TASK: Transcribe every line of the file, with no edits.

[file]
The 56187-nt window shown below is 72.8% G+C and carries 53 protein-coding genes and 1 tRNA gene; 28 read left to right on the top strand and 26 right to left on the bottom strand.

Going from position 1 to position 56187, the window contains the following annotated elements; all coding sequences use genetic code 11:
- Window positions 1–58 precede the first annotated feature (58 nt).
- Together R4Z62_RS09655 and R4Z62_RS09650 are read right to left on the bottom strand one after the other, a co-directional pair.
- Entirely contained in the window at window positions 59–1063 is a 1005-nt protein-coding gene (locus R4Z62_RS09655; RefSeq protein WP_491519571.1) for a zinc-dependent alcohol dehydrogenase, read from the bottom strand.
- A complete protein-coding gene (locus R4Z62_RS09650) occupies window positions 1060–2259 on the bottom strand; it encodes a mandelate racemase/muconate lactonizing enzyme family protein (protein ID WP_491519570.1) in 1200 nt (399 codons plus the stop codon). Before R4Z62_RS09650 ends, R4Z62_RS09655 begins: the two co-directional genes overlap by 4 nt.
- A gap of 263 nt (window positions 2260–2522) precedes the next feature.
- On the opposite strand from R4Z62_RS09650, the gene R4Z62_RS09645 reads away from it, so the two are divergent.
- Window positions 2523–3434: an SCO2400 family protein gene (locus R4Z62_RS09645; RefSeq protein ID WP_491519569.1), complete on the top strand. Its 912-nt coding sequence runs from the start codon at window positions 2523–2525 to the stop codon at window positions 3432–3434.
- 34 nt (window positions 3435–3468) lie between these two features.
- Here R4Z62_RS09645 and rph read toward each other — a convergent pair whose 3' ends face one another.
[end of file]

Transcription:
The 56187-nt window shown below is 72.8% G+C and carries 53 protein-coding genes and 1 tRNA gene; 28 read left to right on the top strand and 26 right to left on the bottom strand.

Going from position 1 to position 56187, the window contains the following annotated elements; all coding sequences use genetic code 11:
- Window positions 1–58 precede the first annotated feature (58 nt).
- Together R4Z62_RS09655 and R4Z62_RS09650 are read right to left on the bottom strand one after the other, a co-directional pair.
- Entirely contained in the window at window positions 59–1063 is a 1005-nt protein-coding gene (locus R4Z62_RS09655; RefSeq protein WP_491519571.1) for a zinc-dependent alcohol dehydrogenase, read from the bottom strand.
- A complete protein-coding gene (locus R4Z62_RS09650) occupies window positions 1060–2259 on the bottom strand; it encodes a mandelate racemase/muconate lactonizing enzyme family protein (protein ID WP_491519570.1) in 1200 nt (399 codons plus the stop codon). Before R4Z62_RS09650 ends, R4Z62_RS09655 begins: the two co-directional genes overlap by 4 nt.
- A gap of 263 nt (window positions 2260–2522) precedes the next feature.
- On the opposite strand from R4Z62_RS09650, the gene R4Z62_RS09645 reads away from it, so the two are divergent.
- Window positions 2523–3434: an SCO2400 family protein gene (locus R4Z62_RS09645; RefSeq protein ID WP_491519569.1), complete on the top strand. Its 912-nt coding sequence runs from the start codon at window positions 2523–2525 to the stop codon at window positions 3432–3434.
- 34 nt (window positions 3435–3468) lie between these two features.
- Here R4Z62_RS09645 and rph read toward each other — a convergent pair whose 3' ends face one another.